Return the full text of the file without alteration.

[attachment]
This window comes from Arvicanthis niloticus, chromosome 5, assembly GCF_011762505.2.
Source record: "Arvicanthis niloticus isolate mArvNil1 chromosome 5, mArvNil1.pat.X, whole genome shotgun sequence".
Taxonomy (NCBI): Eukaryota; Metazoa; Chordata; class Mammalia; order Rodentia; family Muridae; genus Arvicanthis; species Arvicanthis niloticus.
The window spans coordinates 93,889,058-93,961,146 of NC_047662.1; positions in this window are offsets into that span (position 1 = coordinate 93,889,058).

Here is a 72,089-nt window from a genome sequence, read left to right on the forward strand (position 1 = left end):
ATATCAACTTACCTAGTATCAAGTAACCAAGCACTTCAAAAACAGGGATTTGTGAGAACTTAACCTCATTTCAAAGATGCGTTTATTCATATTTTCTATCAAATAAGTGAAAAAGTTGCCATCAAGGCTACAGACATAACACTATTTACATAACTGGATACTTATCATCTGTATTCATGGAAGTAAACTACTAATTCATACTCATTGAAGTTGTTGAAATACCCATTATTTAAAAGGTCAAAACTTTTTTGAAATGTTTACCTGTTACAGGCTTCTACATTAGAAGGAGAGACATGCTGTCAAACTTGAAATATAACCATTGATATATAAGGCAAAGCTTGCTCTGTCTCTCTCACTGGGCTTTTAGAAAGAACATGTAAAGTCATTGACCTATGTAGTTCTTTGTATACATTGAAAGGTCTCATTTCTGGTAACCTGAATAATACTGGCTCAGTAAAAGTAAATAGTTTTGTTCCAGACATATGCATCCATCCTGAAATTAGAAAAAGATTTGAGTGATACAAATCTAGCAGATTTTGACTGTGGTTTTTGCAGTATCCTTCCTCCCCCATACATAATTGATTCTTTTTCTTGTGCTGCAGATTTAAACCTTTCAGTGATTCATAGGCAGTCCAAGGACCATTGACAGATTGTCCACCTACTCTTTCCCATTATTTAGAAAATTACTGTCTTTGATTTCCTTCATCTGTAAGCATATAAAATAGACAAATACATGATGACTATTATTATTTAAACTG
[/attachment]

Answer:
This window comes from Arvicanthis niloticus, chromosome 5, assembly GCF_011762505.2.
Source record: "Arvicanthis niloticus isolate mArvNil1 chromosome 5, mArvNil1.pat.X, whole genome shotgun sequence".
Taxonomy (NCBI): Eukaryota; Metazoa; Chordata; class Mammalia; order Rodentia; family Muridae; genus Arvicanthis; species Arvicanthis niloticus.
The window spans coordinates 93,889,058-93,961,146 of NC_047662.1; positions in this window are offsets into that span (position 1 = coordinate 93,889,058).

Here is a 72,089-nt window from a genome sequence, read left to right on the forward strand (position 1 = left end):
ATATCAACTTACCTAGTATCAAGTAACCAAGCACTTCAAAAACAGGGATTTGTGAGAACTTAACCTCATTTCAAAGATGCGTTTATTCATATTTTCTATCAAATAAGTGAAAAAGTTGCCATCAAGGCTACAGACATAACACTATTTACATAACTGGATACTTATCATCTGTATTCATGGAAGTAAACTACTAATTCATACTCATTGAAGTTGTTGAAATACCCATTATTTAAAAGGTCAAAACTTTTTTGAAATGTTTACCTGTTACAGGCTTCTACATTAGAAGGAGAGACATGCTGTCAAACTTGAAATATAACCATTGATATATAAGGCAAAGCTTGCTCTGTCTCTCTCACTGGGCTTTTAGAAAGAACATGTAAAGTCATTGACCTATGTAGTTCTTTGTATACATTGAAAGGTCTCATTTCTGGTAACCTGAATAATACTGGCTCAGTAAAAGTAAATAGTTTTGTTCCAGACATATGCATCCATCCTGAAATTAGAAAAAGATTTGAGTGATACAAATCTAGCAGATTTTGACTGTGGTTTTTGCAGTATCCTTCCTCCCCCATACATAATTGATTCTTTTTCTTGTGCTGCAGATTTAAACCTTTCAGTGATTCATAGGCAGTCCAAGGACCATTGACAGATTGTCCACCTACTCTTTCCCATTATTTAGAAAATTACTGTCTTTGATTTCCTTCATCTGTAAGCATATAAAATAGACAAATACATGATGACTATTATTATTTAAACTG